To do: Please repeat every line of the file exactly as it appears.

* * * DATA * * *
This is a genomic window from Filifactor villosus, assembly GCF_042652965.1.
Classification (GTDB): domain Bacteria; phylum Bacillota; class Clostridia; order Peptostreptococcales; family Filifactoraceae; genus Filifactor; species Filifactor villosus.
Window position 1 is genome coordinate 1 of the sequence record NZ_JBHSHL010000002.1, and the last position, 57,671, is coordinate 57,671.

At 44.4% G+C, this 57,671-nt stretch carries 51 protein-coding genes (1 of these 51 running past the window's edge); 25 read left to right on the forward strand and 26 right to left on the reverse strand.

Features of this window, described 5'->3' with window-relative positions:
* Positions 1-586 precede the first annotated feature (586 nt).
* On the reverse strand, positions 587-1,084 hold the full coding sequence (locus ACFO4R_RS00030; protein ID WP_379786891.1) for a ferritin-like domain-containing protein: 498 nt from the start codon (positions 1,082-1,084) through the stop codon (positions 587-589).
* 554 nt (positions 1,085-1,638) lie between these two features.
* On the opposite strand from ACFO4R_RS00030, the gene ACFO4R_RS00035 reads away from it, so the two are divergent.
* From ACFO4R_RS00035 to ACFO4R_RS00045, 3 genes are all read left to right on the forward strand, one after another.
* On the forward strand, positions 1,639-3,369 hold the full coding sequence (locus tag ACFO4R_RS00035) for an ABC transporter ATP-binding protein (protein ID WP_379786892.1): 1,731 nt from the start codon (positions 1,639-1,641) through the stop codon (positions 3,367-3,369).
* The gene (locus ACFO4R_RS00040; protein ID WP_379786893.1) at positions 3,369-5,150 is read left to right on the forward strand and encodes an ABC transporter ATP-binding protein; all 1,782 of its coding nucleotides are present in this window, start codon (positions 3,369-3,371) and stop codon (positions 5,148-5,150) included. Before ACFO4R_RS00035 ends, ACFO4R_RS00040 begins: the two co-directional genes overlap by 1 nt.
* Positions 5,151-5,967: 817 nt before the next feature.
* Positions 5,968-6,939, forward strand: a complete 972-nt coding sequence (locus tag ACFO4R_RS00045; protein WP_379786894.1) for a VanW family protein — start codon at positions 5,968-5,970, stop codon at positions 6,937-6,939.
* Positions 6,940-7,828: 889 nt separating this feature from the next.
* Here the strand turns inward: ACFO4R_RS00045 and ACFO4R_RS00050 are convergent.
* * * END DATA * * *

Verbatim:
This is a genomic window from Filifactor villosus, assembly GCF_042652965.1.
Classification (GTDB): domain Bacteria; phylum Bacillota; class Clostridia; order Peptostreptococcales; family Filifactoraceae; genus Filifactor; species Filifactor villosus.
Window position 1 is genome coordinate 1 of the sequence record NZ_JBHSHL010000002.1, and the last position, 57,671, is coordinate 57,671.

At 44.4% G+C, this 57,671-nt stretch carries 51 protein-coding genes (1 of these 51 running past the window's edge); 25 read left to right on the forward strand and 26 right to left on the reverse strand.

Features of this window, described 5'->3' with window-relative positions:
* Positions 1-586 precede the first annotated feature (586 nt).
* On the reverse strand, positions 587-1,084 hold the full coding sequence (locus ACFO4R_RS00030; protein ID WP_379786891.1) for a ferritin-like domain-containing protein: 498 nt from the start codon (positions 1,082-1,084) through the stop codon (positions 587-589).
* 554 nt (positions 1,085-1,638) lie between these two features.
* On the opposite strand from ACFO4R_RS00030, the gene ACFO4R_RS00035 reads away from it, so the two are divergent.
* From ACFO4R_RS00035 to ACFO4R_RS00045, 3 genes are all read left to right on the forward strand, one after another.
* On the forward strand, positions 1,639-3,369 hold the full coding sequence (locus tag ACFO4R_RS00035) for an ABC transporter ATP-binding protein (protein ID WP_379786892.1): 1,731 nt from the start codon (positions 1,639-1,641) through the stop codon (positions 3,367-3,369).
* The gene (locus ACFO4R_RS00040; protein ID WP_379786893.1) at positions 3,369-5,150 is read left to right on the forward strand and encodes an ABC transporter ATP-binding protein; all 1,782 of its coding nucleotides are present in this window, start codon (positions 3,369-3,371) and stop codon (positions 5,148-5,150) included. Before ACFO4R_RS00035 ends, ACFO4R_RS00040 begins: the two co-directional genes overlap by 1 nt.
* Positions 5,151-5,967: 817 nt before the next feature.
* Positions 5,968-6,939, forward strand: a complete 972-nt coding sequence (locus tag ACFO4R_RS00045; protein WP_379786894.1) for a VanW family protein — start codon at positions 5,968-5,970, stop codon at positions 6,937-6,939.
* Positions 6,940-7,828: 889 nt separating this feature from the next.
* Here the strand turns inward: ACFO4R_RS00045 and ACFO4R_RS00050 are convergent.